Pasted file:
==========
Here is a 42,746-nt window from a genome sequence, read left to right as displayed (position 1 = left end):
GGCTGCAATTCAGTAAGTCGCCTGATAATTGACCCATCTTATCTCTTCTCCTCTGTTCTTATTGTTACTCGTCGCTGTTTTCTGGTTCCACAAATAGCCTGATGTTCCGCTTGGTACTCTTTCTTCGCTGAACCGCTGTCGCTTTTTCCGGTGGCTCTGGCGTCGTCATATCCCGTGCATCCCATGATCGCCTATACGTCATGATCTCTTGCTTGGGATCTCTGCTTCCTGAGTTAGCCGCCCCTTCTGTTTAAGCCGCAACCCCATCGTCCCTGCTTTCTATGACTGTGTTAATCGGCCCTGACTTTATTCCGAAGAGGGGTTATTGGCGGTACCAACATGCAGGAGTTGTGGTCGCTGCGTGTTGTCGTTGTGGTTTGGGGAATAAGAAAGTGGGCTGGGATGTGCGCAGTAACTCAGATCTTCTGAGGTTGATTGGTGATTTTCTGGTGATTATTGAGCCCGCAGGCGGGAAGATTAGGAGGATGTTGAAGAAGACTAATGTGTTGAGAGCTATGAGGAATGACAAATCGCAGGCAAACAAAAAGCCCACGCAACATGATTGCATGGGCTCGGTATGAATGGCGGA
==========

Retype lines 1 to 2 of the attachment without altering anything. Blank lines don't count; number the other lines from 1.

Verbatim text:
Here is a 42,746-nt window from a genome sequence, read left to right as displayed (position 1 = left end):
GGCTGCAATTCAGTAAGTCGCCTGATAATTGACCCATCTTATCTCTTCTCCTCTGTTCTTATTGTTACTCGTCGCTGTTTTCTGGTTCCACAAATAGCCTGATGTTCCGCTTGGTACTCTTTCTTCGCTGAACCGCTGTCGCTTTTTCCGGTGGCTCTGGCGTCGTCATATCCCGTGCATCCCATGATCGCCTATACGTCATGATCTCTTGCTTGGGATCTCTGCTTCCTGAGTTAGCCGCCCCTTCTGTTTAAGCCGCAACCCCATCGTCCCTGCTTTCTATGACTGTGTTAATCGGCCCTGACTTTATTCCGAAGAGGGGTTATTGGCGGTACCAACATGCAGGAGTTGTGGTCGCTGCGTGTTGTCGTTGTGGTTTGGGGAATAAGAAAGTGGGCTGGGATGTGCGCAGTAACTCAGATCTTCTGAGGTTGATTGGTGATTTTCTGGTGATTATTGAGCCCGCAGGCGGGAAGATTAGGAGGATGTTGAAGAAGACTAATGTGTTGAGAGCTATGAGGAATGACAAATCGCAGGCAAACAAAAAGCCCACGCAACATGATTGCATGGGCTCGGTATGAATGGCGGA